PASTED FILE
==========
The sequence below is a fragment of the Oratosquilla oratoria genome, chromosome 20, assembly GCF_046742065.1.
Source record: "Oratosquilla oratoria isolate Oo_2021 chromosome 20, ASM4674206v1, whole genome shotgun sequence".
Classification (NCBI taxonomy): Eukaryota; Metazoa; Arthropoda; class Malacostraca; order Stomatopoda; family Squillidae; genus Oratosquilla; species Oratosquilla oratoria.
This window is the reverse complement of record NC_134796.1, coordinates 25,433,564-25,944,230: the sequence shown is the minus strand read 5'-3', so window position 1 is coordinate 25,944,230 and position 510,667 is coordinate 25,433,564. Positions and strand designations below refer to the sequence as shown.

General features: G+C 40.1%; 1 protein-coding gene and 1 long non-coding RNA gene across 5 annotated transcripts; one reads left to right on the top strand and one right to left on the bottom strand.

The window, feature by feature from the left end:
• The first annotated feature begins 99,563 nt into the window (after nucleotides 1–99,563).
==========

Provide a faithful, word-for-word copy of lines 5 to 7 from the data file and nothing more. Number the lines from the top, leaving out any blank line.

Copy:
General features: G+C 40.1%; 1 protein-coding gene and 1 long non-coding RNA gene across 5 annotated transcripts; one reads left to right on the top strand and one right to left on the bottom strand.

The window, feature by feature from the left end:
• The first annotated feature begins 99,563 nt into the window (after nucleotides 1–99,563).